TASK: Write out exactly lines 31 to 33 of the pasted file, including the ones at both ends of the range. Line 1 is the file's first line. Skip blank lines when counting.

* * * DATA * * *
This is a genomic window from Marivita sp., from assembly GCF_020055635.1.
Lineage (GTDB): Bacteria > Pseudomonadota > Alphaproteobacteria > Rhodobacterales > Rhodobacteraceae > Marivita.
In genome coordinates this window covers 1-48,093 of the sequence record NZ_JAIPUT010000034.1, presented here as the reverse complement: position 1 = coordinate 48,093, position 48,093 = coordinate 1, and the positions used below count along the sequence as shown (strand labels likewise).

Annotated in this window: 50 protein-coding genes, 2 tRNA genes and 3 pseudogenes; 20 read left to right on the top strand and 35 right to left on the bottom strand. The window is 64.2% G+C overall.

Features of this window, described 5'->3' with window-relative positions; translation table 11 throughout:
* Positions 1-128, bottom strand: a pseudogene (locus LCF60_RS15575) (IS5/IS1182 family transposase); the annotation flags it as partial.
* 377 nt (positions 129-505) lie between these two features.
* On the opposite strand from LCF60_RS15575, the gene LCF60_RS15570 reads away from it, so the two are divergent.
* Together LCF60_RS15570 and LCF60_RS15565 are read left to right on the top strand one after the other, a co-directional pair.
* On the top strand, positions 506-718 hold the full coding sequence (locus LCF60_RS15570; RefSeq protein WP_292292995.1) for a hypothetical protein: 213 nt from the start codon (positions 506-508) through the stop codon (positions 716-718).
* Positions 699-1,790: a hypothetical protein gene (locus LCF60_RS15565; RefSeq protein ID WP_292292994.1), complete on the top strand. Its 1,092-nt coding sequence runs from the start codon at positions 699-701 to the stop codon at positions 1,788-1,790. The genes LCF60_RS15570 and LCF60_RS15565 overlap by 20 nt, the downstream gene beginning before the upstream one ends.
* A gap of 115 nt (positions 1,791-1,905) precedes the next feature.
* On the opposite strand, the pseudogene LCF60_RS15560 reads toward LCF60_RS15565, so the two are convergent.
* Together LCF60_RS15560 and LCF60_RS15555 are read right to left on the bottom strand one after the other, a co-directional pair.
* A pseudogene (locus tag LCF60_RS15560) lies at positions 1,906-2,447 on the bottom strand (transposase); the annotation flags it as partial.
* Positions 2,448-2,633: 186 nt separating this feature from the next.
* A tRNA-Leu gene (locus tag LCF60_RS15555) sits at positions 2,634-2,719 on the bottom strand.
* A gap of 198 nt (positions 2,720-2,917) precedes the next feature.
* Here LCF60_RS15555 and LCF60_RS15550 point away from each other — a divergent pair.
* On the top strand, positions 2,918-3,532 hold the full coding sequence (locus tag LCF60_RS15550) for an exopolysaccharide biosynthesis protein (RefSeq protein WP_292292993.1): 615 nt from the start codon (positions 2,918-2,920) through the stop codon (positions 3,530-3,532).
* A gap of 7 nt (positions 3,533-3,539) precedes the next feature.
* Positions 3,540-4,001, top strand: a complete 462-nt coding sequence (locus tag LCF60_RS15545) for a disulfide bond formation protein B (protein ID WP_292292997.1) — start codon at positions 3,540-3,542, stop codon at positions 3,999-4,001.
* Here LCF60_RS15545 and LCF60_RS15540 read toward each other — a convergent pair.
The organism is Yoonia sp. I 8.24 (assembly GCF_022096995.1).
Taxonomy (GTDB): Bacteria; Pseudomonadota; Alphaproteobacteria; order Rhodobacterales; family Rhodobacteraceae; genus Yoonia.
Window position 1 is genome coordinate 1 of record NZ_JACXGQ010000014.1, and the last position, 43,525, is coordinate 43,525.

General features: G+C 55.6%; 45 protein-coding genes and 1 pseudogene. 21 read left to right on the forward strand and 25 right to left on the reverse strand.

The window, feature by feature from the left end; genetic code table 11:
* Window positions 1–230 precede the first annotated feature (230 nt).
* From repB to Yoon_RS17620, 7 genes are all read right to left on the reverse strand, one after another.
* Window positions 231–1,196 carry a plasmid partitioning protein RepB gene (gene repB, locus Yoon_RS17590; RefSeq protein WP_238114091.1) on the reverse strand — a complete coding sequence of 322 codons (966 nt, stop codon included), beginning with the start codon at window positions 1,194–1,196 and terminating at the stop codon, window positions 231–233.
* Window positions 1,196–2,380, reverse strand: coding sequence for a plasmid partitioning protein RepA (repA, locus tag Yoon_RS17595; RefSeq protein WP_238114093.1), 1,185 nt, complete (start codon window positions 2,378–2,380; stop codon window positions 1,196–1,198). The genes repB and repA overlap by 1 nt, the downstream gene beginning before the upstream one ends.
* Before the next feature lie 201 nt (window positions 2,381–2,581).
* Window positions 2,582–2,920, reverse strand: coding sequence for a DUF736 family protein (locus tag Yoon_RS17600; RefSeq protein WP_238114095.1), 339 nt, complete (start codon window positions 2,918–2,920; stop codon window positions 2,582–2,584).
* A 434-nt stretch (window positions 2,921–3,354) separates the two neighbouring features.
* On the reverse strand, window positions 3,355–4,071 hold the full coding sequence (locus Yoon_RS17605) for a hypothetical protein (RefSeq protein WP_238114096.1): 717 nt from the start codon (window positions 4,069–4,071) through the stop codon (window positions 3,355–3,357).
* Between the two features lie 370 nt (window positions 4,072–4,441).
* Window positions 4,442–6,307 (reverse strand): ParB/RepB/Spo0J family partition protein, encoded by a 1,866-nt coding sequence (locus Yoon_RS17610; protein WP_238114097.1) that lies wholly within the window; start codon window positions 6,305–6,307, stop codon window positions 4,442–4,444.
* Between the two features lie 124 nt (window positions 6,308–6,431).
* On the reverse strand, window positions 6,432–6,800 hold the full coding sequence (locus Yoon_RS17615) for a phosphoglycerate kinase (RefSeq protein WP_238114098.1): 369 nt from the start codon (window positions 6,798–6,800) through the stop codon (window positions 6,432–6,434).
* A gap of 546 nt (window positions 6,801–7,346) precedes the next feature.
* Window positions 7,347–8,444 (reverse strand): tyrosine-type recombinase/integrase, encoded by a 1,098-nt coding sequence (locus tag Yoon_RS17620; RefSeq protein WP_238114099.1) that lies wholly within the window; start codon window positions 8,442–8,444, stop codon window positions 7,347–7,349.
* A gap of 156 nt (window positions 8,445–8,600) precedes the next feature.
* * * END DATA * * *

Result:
* Window positions 231–1,196 carry a plasmid partitioning protein RepB gene (gene repB, locus Yoon_RS17590; RefSeq protein WP_238114091.1) on the reverse strand — a complete coding sequence of 322 codons (966 nt, stop codon included), beginning with the start codon at window positions 1,194–1,196 and terminating at the stop codon, window positions 231–233.
* Window positions 1,196–2,380, reverse strand: coding sequence for a plasmid partitioning protein RepA (repA, locus tag Yoon_RS17595; RefSeq protein WP_238114093.1), 1,185 nt, complete (start codon window positions 2,378–2,380; stop codon window positions 1,196–1,198). The genes repB and repA overlap by 1 nt, the downstream gene beginning before the upstream one ends.
* Before the next feature lie 201 nt (window positions 2,381–2,581).